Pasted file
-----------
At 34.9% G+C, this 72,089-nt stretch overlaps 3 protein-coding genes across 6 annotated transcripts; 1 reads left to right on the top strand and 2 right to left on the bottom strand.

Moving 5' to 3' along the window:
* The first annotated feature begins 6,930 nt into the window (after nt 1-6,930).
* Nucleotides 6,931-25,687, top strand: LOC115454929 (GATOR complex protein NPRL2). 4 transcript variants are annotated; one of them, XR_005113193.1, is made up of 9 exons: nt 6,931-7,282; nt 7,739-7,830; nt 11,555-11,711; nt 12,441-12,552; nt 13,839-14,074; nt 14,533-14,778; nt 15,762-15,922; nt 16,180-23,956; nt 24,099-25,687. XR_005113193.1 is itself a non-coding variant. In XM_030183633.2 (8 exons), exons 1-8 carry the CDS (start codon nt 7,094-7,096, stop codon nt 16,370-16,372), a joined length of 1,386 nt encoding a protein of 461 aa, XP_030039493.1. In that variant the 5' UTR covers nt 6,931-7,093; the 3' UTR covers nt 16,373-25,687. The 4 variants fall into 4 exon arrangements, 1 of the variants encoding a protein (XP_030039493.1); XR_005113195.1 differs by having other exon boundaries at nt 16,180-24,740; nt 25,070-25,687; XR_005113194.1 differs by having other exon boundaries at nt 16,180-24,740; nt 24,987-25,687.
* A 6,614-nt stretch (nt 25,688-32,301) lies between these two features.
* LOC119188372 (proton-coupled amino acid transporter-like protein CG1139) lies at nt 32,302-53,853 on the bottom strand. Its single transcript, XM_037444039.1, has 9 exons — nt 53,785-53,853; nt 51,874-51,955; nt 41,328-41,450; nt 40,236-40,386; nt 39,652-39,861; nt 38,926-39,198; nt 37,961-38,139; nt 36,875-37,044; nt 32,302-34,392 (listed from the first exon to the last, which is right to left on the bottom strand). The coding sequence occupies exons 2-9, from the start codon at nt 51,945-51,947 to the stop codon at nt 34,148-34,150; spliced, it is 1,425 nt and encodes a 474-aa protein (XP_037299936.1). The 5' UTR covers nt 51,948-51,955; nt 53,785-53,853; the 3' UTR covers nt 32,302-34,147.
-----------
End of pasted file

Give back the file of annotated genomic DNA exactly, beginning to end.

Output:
At 34.9% G+C, this 72,089-nt stretch overlaps 3 protein-coding genes across 6 annotated transcripts; 1 reads left to right on the top strand and 2 right to left on the bottom strand.

Moving 5' to 3' along the window:
* The first annotated feature begins 6,930 nt into the window (after nt 1-6,930).
* Nucleotides 6,931-25,687, top strand: LOC115454929 (GATOR complex protein NPRL2). 4 transcript variants are annotated; one of them, XR_005113193.1, is made up of 9 exons: nt 6,931-7,282; nt 7,739-7,830; nt 11,555-11,711; nt 12,441-12,552; nt 13,839-14,074; nt 14,533-14,778; nt 15,762-15,922; nt 16,180-23,956; nt 24,099-25,687. XR_005113193.1 is itself a non-coding variant. In XM_030183633.2 (8 exons), exons 1-8 carry the CDS (start codon nt 7,094-7,096, stop codon nt 16,370-16,372), a joined length of 1,386 nt encoding a protein of 461 aa, XP_030039493.1. In that variant the 5' UTR covers nt 6,931-7,093; the 3' UTR covers nt 16,373-25,687. The 4 variants fall into 4 exon arrangements, 1 of the variants encoding a protein (XP_030039493.1); XR_005113195.1 differs by having other exon boundaries at nt 16,180-24,740; nt 25,070-25,687; XR_005113194.1 differs by having other exon boundaries at nt 16,180-24,740; nt 24,987-25,687.
* A 6,614-nt stretch (nt 25,688-32,301) lies between these two features.
* LOC119188372 (proton-coupled amino acid transporter-like protein CG1139) lies at nt 32,302-53,853 on the bottom strand. Its single transcript, XM_037444039.1, has 9 exons — nt 53,785-53,853; nt 51,874-51,955; nt 41,328-41,450; nt 40,236-40,386; nt 39,652-39,861; nt 38,926-39,198; nt 37,961-38,139; nt 36,875-37,044; nt 32,302-34,392 (listed from the first exon to the last, which is right to left on the bottom strand). The coding sequence occupies exons 2-9, from the start codon at nt 51,945-51,947 to the stop codon at nt 34,148-34,150; spliced, it is 1,425 nt and encodes a 474-aa protein (XP_037299936.1). The 5' UTR covers nt 51,948-51,955; nt 53,785-53,853; the 3' UTR covers nt 32,302-34,147.